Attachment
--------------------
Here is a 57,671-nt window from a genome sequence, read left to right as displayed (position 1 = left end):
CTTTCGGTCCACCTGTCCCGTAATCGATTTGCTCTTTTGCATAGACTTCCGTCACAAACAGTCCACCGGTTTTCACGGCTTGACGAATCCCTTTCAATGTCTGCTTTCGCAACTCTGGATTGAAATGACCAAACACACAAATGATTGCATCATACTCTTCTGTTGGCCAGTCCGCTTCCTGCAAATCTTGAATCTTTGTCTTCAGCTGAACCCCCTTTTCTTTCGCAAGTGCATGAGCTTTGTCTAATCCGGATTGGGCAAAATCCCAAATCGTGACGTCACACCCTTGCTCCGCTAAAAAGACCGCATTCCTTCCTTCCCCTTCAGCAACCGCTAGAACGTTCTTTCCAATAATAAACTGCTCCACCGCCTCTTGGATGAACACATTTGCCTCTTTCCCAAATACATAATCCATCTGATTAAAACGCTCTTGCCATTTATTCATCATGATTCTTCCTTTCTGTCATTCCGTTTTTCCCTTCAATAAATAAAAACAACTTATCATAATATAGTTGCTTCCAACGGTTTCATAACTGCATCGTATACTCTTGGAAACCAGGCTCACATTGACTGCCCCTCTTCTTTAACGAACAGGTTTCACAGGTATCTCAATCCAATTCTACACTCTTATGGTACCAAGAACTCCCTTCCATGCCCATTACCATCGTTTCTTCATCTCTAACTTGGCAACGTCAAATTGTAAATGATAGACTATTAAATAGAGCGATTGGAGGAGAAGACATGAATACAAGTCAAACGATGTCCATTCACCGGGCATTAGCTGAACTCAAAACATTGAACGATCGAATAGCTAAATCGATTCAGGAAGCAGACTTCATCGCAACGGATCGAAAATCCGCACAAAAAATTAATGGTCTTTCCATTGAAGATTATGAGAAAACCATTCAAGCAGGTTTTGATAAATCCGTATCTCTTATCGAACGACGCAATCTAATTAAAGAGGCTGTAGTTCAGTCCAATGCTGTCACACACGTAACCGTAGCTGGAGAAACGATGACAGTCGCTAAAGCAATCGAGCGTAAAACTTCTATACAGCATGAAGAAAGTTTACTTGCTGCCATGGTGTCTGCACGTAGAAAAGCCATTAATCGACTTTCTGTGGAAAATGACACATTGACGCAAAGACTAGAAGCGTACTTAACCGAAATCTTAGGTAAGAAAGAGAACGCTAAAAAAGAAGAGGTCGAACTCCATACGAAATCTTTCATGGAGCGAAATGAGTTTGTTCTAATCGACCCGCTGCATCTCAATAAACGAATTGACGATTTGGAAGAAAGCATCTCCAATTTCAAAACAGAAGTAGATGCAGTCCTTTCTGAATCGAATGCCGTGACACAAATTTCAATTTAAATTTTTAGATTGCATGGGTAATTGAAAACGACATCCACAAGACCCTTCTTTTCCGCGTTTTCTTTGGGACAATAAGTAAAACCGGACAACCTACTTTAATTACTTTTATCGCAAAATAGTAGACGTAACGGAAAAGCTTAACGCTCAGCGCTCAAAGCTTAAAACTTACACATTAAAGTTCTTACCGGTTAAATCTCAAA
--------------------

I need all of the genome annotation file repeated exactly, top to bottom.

Here is a 57,671-nt window from a genome sequence, read left to right as displayed (position 1 = left end):
CTTTCGGTCCACCTGTCCCGTAATCGATTTGCTCTTTTGCATAGACTTCCGTCACAAACAGTCCACCGGTTTTCACGGCTTGACGAATCCCTTTCAATGTCTGCTTTCGCAACTCTGGATTGAAATGACCAAACACACAAATGATTGCATCATACTCTTCTGTTGGCCAGTCCGCTTCCTGCAAATCTTGAATCTTTGTCTTCAGCTGAACCCCCTTTTCTTTCGCAAGTGCATGAGCTTTGTCTAATCCGGATTGGGCAAAATCCCAAATCGTGACGTCACACCCTTGCTCCGCTAAAAAGACCGCATTCCTTCCTTCCCCTTCAGCAACCGCTAGAACGTTCTTTCCAATAATAAACTGCTCCACCGCCTCTTGGATGAACACATTTGCCTCTTTCCCAAATACATAATCCATCTGATTAAAACGCTCTTGCCATTTATTCATCATGATTCTTCCTTTCTGTCATTCCGTTTTTCCCTTCAATAAATAAAAACAACTTATCATAATATAGTTGCTTCCAACGGTTTCATAACTGCATCGTATACTCTTGGAAACCAGGCTCACATTGACTGCCCCTCTTCTTTAACGAACAGGTTTCACAGGTATCTCAATCCAATTCTACACTCTTATGGTACCAAGAACTCCCTTCCATGCCCATTACCATCGTTTCTTCATCTCTAACTTGGCAACGTCAAATTGTAAATGATAGACTATTAAATAGAGCGATTGGAGGAGAAGACATGAATACAAGTCAAACGATGTCCATTCACCGGGCATTAGCTGAACTCAAAACATTGAACGATCGAATAGCTAAATCGATTCAGGAAGCAGACTTCATCGCAACGGATCGAAAATCCGCACAAAAAATTAATGGTCTTTCCATTGAAGATTATGAGAAAACCATTCAAGCAGGTTTTGATAAATCCGTATCTCTTATCGAACGACGCAATCTAATTAAAGAGGCTGTAGTTCAGTCCAATGCTGTCACACACGTAACCGTAGCTGGAGAAACGATGACAGTCGCTAAAGCAATCGAGCGTAAAACTTCTATACAGCATGAAGAAAGTTTACTTGCTGCCATGGTGTCTGCACGTAGAAAAGCCATTAATCGACTTTCTGTGGAAAATGACACATTGACGCAAAGACTAGAAGCGTACTTAACCGAAATCTTAGGTAAGAAAGAGAACGCTAAAAAAGAAGAGGTCGAACTCCATACGAAATCTTTCATGGAGCGAAATGAGTTTGTTCTAATCGACCCGCTGCATCTCAATAAACGAATTGACGATTTGGAAGAAAGCATCTCCAATTTCAAAACAGAAGTAGATGCAGTCCTTTCTGAATCGAATGCCGTGACACAAATTTCAATTTAAATTTTTAGATTGCATGGGTAATTGAAAACGACATCCACAAGACCCTTCTTTTCCGCGTTTTCTTTGGGACAATAAGTAAAACCGGACAACCTACTTTAATTACTTTTATCGCAAAATAGTAGACGTAACGGAAAAGCTTAACGCTCAGCGCTCAAAGCTTAAAACTTACACATTAAAGTTCTTACCGGTTAAATCTCAAA